Here are some confidence builders:
1. Focus on your child's strengths (rather than weaknesses) and comment on the ways they always help him.
2. Help your child dictate or write lists of things she's good at doing; qualities she likes about herself; experiences she values. Even young children can do this.
3. Encourage your child to come up with his own solutions to problems (rather than trying to fix them) with others at school, the playground, or on playdates.
4. Praise the effort your child makes rather than getting the right answer, the best grade, the winning trophy.
5. Share positive ways that you talk yourself through new situations or challenges during the day. Suggest affirmations or brief sentences your child can say to boost his feelings of capability at any given moment.
Some of the central ideas about self-confidence might not be apparent. For example, focusing on strengths is a little counter-intuitive. It's taking a positive perspective like "my child stays back and observes in situations before he starts joining in play."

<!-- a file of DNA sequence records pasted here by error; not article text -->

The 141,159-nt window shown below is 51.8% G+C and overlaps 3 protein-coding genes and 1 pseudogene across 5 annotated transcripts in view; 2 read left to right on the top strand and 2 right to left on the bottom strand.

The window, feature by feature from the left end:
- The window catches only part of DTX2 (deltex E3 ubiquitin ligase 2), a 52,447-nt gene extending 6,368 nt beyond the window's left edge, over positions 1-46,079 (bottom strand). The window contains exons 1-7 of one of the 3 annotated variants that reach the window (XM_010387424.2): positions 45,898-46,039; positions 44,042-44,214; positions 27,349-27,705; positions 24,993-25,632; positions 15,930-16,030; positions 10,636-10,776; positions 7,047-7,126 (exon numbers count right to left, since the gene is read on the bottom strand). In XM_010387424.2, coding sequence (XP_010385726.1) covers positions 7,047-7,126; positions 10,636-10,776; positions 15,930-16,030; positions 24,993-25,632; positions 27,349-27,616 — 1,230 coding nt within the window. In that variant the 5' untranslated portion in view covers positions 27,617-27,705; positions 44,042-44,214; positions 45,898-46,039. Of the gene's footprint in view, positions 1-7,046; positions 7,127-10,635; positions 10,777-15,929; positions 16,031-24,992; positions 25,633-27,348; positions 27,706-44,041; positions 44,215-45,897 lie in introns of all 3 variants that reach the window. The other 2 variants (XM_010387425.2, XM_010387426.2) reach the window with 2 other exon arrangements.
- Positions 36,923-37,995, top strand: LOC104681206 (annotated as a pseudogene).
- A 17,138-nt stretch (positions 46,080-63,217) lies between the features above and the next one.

Viewed as a weakness a person might ask herself, "Why isn't Billy confident enough to join right in?" or say to her child, "Don't be shy. Why don't you play like the other children are." Even when children are young, we can boost their self confidence by supporting their natural strengths, "I see you like to watch what everyone's doing." Or on another subject, "You worked on that block tower a long time. You really stick with a job."
What Works! Strengths-Based Approaches to Early Childhood Education
A Three-Week Virtual Conference
October 26 through November 16, 2009
What Works! is designed to shine a spotlight on strengths-based approaches to preschool teacher–driven change in early childhood learning environments.
The conference will be conducted entirely online, so participants may attend whenever their schedules permit.
The real-time workshops will be recorded and made available to attendees throughout the conference.
Co-sponsored by a wide range of agencies and organizations dedicated to the education and welfare of California's youngest children, this online conference is underwritten in part by a grant from the Packard Foundation to the Institute for Teaching and in part by additional funding from the California Teachers Association.
For information, e-mail firstname.lastname@example.org.
About Susan Kohl:
She is the author of five parenting books and numerous articles. She is also a regular parenting columnist for Diablo magazine.